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Mayor Faulconer Wants Hotel Room Tax Bill On November's Ballot

March 23, 2017 1:43 p.m.

Mayor Faulconer Wants Hotel Room Tax Bill On November's Ballot


Lori Weisberg, reporter, The San Diego Union-Tribune

Related Story: Mayor Faulconer Wants Hotel Room Tax Bill On November's Ballot


This is a rush transcript created by a contractor for KPBS to improve accessibility for the deaf and hard-of-hearing. Please refer to the media file as the formal record of this interview. Opinions expressed by guests during interviews reflect the guest’s individual views and do not necessarily represent those of KPBS staff, members or its sponsors.

In his state Avenue address, the mayor said he would ask voters to approve a hotel room tax increase to finance the expansion of the convention center. That vote would take place in 2018. Yesterday, we learned the mayor would like to speed up the vote to November of this year. The proposal remains unchanged. Joining me is Lori Weisberg with the San Diego Union Tribune who reposted -- ported on the timeline. Welcome to the show.
Thank you.
How did the move for a boat this year come to light?
It came to light, I was covering a board meeting. The Chief of Staff wanted to make a presentation updating operations on what is going on with plans are hopes for the expansion of the center. In his remarks, he broke news that we did not know, they are going to stick with the original plan that was approved by the coastal commission it was originally $550 million. Recently, they had cost updated by the architect. It is now between 630 and 685 million. Because the costs are going up quickly, they said construction cost is 3.6 main dollars per month. They cannot afford to wait until 2018. They are going to push for a special election in November.
The convention center aches, it won a court victory in January. Can you tell us what that was and if it has anything to do with the speed up timeline?
It has a lot to do with it. And even going forward, the attorney Corey Briggs filed suit challenging the California coastal commission approval in 2013 of the expansion. She said environment -- if violated rules for access and a judge said no. There was no basis for the claims. He tentatively ruled in the city, favoring the commission favor. The mayor was waiting. He showed up the hearing. They were waiting for the ruling to see whether they should proceed. Because it it one -- it went in the city a comment they decided to before.
How high would push the hotel room tax? Back the tax is 10.5%. You need to add 2% for any hotels with 70 rooms are more for tourism marketing. The larger hotels have an effective rate of 12.5%. It would go up to three percentage points higher and can be 15.5% if you have that marketing charge. The highest break is for downtown hotels closest to the convention center. It is a graduated scale.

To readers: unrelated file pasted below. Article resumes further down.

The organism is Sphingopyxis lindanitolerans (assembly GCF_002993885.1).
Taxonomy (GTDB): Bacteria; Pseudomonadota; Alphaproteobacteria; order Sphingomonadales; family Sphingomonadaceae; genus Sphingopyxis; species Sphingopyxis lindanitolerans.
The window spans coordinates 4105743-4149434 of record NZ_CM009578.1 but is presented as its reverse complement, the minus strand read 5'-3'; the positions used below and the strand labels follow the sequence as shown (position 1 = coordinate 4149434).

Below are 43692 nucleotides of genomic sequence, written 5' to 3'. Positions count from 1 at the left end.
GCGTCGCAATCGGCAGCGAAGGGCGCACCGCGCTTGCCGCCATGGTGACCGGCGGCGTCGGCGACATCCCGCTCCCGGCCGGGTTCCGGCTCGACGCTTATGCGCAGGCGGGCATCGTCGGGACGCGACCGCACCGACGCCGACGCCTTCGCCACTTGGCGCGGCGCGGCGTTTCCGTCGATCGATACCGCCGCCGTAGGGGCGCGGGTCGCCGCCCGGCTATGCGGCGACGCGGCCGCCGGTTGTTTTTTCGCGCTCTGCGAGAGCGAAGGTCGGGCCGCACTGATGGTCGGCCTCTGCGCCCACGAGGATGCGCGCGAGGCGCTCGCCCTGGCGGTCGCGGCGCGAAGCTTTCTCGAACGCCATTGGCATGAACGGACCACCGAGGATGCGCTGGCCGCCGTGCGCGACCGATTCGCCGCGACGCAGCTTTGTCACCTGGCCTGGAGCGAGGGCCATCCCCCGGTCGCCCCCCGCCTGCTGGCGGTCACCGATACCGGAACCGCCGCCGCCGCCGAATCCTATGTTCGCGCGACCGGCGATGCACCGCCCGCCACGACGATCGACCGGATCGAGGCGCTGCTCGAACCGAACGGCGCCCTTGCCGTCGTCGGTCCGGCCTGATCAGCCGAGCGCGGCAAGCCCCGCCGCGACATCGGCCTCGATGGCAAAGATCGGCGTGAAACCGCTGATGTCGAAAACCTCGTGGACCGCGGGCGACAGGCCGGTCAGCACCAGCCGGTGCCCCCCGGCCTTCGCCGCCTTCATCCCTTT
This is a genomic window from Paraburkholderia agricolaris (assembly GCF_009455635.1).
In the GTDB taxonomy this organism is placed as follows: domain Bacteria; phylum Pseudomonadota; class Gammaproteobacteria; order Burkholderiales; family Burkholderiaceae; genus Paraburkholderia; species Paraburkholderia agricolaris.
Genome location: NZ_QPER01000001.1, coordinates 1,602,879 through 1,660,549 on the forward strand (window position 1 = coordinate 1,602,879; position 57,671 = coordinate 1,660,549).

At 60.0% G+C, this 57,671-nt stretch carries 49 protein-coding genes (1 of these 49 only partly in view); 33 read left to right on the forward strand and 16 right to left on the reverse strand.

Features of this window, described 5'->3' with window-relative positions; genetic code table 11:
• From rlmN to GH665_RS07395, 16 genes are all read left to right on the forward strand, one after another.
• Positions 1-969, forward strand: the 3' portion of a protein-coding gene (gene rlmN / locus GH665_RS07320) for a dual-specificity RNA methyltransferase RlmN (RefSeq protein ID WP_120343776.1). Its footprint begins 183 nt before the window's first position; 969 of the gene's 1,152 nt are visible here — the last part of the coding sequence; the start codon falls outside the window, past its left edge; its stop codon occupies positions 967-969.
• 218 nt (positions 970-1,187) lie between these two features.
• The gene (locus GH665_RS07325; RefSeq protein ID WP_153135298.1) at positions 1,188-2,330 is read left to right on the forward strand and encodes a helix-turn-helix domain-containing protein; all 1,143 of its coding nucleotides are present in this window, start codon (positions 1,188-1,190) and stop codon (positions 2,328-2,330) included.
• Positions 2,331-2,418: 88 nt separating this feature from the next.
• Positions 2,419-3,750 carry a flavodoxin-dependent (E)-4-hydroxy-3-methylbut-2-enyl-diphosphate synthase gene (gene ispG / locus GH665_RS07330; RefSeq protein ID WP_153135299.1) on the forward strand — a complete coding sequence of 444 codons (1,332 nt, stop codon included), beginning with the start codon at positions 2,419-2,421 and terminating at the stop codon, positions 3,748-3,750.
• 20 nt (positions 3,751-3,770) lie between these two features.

Some of this money was supposed to go to street repair and homelessness also in the first proposal. Is that something that voters will see also in November when they vote?
Yes. That is still part of the proposal. They acknowledge that it is the lesser part of what would be raised. The Chief of Staff said something like 17 to $17-$20 million per year for streets and homelessness at ask hotel rooms, as it grows, that revenue will grow but they have not given a specific breakdown yet.
The mayor would have to get two thirds of the voters to approve it because this is a new tax. Most people would not have to pay the tax, right? Back right. If this does before, that would be part of the campaign messages that visitors will pay this. We know in the past that past efforts to get a two thirds majority for tax increase has not succeeded. I think they are thinking that if they couple it with popular issues like homelessness and road repairs, that may be the trick and it will sell. Table make the argument about Comic-Con and there is revenue on the city and that is the argument that they make. Two thirds vote in the San Diego area is a tough bar to pass.
There is also a nether elements that we have not talked about. Actually, it is not talked about much. There is a competing project for the waterfront in the same area that the convention expansion would be in. It is called the fifth Avenue land deal. Could we see a nether legal battle zooming?
I think so. I mean, the attorneys are representing that development group for project that would occupy the same sites and they have sent a letter to the mayor telling him to back off. You are interfering with the ability to process the plans and they are in the process and complete an impact report. He is try to this -- persuade them to downsize the project. They said no. They are willing to talk but the position remains the same and they want to see that project. I do not know if that is leverage for some kind of striking a deal later on but right now, they are committed to this project. They control the land and the city and the convention city.
With the port as San Diego TV entity to decide that particular dispute?
That would, they are saying the right things enable give the project is to. They will way everything when they decide that. They have the option to say the commission center expansion, they can say it is more important and we are not going to upper the project. That push to get it on the ballot, this a city Council have to prove that?
First step would be the rules committee meeting and they will be asked to ask the attorney to draft a measure than that proposed ballot measure will come back to the city Council. There is time to make it for the November ballot.
I am speaking with Lori Weisberg . Thank you very much.
Thank you.